RFU Red Rose video watched more than a million times

A film from the Rugby Football Union (RFU) depicting the life of a young girl’s journey to becoming a Red Rose – the new identity of the national team – was viewed more than one million times in just over 24 hours.

The new identity was revealed at a launch event at Twickenham stadium earlier this month, and is designed to build support for the squad on their journey to the 2017 Women’s Rugby World Cup and beyond.

During Women’s Sport Week, the RFU laid out its intentions for the women’s game over the next four years, aiming to grow participation and improve the player pathway into the senior England Women teams.

England stars and 2014 Women’s Rugby World Cup winners Sarah Hunter, Natasha Hunt and Emily Scarratt were joined by RFU Chief Executive Ian Ritchie, Director of Professional Rugby Nigel Melville, Director of Rugby Development Steve Grainger and England legend Maggie Alphonsi to unveil the Red Roses at Twickenham.

The rose, as the emblem of England Rugby, epitomises the unique qualities of England Women as strong, relentless and glorious.

Working with creative agency MATTA, the integrated campaign will run throughout the 2016/17 season and beyond, using key milestones such as the Old Mutual Wealth Series – which will see the first sponsored fixtures for the England Women team – to increase exposure and support of the Red Roses.

England Rugby’s owned content will take supporters behind the scenes with the players, giving them a unique insight into the life of a Red Rose, while additional brand work will develop the Red Roses over the course of the season, with new players coming into the creative to showcase the strength of the team.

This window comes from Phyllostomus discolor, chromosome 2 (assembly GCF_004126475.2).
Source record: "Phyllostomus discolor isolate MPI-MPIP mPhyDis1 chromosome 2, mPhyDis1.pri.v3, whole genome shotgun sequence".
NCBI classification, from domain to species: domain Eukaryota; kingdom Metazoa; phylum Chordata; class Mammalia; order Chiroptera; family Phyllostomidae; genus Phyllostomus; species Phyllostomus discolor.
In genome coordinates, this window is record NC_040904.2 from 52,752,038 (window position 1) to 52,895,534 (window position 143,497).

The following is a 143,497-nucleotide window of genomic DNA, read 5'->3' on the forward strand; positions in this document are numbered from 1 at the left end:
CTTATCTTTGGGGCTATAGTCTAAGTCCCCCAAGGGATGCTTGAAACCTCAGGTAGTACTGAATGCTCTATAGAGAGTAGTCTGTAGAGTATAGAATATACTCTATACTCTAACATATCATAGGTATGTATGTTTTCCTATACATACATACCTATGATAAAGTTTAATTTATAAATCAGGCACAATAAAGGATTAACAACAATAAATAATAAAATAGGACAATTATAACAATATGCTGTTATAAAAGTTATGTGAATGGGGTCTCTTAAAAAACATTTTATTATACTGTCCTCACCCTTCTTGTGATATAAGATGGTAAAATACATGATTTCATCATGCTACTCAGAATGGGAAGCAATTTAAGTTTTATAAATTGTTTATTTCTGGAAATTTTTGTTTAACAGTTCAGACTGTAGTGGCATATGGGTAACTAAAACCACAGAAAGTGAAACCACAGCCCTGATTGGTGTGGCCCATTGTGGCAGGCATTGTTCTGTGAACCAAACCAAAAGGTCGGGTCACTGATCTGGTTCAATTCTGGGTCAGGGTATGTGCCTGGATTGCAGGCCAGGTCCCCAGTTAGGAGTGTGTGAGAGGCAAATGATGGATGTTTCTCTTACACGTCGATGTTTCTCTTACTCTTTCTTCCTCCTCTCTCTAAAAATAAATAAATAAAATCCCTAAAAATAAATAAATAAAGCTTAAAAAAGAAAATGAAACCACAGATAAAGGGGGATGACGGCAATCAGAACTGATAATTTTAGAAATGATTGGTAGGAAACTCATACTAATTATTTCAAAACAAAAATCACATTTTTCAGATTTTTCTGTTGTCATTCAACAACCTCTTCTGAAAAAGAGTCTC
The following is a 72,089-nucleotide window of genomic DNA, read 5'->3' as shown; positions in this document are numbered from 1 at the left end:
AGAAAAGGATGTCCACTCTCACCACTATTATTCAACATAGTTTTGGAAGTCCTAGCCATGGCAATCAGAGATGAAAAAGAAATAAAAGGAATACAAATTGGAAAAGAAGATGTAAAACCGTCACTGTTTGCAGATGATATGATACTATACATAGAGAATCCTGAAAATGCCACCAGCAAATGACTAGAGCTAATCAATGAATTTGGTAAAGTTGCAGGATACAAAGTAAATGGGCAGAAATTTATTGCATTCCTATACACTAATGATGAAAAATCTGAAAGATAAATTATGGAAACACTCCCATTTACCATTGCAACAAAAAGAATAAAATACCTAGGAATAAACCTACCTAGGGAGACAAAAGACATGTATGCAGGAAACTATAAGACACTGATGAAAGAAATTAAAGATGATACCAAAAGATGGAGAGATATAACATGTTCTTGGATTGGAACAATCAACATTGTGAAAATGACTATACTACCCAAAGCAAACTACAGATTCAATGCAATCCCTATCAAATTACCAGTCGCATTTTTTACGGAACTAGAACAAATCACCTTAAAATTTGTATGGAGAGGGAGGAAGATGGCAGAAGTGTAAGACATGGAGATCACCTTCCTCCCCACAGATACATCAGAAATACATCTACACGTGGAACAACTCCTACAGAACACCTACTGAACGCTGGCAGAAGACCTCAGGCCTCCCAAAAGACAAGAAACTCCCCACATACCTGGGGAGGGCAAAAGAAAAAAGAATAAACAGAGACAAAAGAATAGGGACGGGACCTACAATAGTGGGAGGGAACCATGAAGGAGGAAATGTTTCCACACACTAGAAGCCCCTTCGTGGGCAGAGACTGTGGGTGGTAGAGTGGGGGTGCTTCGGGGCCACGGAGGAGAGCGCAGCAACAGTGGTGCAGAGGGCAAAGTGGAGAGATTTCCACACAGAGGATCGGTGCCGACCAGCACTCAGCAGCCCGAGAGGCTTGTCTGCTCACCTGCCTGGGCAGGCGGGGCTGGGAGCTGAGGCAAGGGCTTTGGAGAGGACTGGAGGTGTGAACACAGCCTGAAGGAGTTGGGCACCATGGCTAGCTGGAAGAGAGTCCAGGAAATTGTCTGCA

The RFU’s Digital, Marketing and Communications Directors Joanna Manning-Cooper said: “This is a really exciting campaign for England Rugby.

“We wanted to create something that boosts momentum and gives an identity for supporters to back, and to feel an affinity with. Red Roses is much more than a name, it’s an opportunity for rugby fans in this country to show their support for their national team during what is a huge year for women’s rugby.”

The RFU also announced that over 25,000 women and girls now regularly play contact rugby, surpassing their women and girls strategy target one year ahead of schedule.

Over 300 rugby clubs around the country now host women and girl’s teams, with England’s success at the 2014 Women’s Rugby World Cup and the inclusion of the Sevens game in Rio helping to drive interest in the sport.

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